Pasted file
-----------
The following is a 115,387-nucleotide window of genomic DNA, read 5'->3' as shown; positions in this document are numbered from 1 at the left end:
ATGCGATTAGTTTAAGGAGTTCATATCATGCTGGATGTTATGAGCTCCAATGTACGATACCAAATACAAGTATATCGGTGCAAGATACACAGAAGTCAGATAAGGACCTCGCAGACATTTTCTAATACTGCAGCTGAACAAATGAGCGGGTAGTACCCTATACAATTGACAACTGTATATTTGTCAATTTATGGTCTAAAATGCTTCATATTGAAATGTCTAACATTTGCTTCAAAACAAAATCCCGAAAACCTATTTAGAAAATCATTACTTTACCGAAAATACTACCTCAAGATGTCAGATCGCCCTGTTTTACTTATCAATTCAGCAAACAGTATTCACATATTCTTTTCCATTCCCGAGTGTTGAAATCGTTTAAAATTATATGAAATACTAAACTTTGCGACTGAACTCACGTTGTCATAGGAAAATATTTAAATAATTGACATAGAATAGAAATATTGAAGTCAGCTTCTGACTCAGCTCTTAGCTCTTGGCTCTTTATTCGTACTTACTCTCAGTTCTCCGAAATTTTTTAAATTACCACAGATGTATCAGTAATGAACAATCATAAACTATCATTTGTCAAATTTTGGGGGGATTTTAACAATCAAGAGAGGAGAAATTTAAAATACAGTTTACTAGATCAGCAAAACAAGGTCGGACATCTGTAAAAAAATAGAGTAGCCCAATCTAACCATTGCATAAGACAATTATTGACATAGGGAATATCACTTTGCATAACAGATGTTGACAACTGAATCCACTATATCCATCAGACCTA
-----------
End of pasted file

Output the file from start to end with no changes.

The following is a 115,387-nucleotide window of genomic DNA, read 5'->3' as shown; positions in this document are numbered from 1 at the left end:
ATGCGATTAGTTTAAGGAGTTCATATCATGCTGGATGTTATGAGCTCCAATGTACGATACCAAATACAAGTATATCGGTGCAAGATACACAGAAGTCAGATAAGGACCTCGCAGACATTTTCTAATACTGCAGCTGAACAAATGAGCGGGTAGTACCCTATACAATTGACAACTGTATATTTGTCAATTTATGGTCTAAAATGCTTCATATTGAAATGTCTAACATTTGCTTCAAAACAAAATCCCGAAAACCTATTTAGAAAATCATTACTTTACCGAAAATACTACCTCAAGATGTCAGATCGCCCTGTTTTACTTATCAATTCAGCAAACAGTATTCACATATTCTTTTCCATTCCCGAGTGTTGAAATCGTTTAAAATTATATGAAATACTAAACTTTGCGACTGAACTCACGTTGTCATAGGAAAATATTTAAATAATTGACATAGAATAGAAATATTGAAGTCAGCTTCTGACTCAGCTCTTAGCTCTTGGCTCTTTATTCGTACTTACTCTCAGTTCTCCGAAATTTTTTAAATTACCACAGATGTATCAGTAATGAACAATCATAAACTATCATTTGTCAAATTTTGGGGGGATTTTAACAATCAAGAGAGGAGAAATTTAAAATACAGTTTACTAGATCAGCAAAACAAGGTCGGACATCTGTAAAAAAATAGAGTAGCCCAATCTAACCATTGCATAAGACAATTATTGACATAGGGAATATCACTTTGCATAACAGATGTTGACAACTGAATCCACTATATCCATCAGACCTA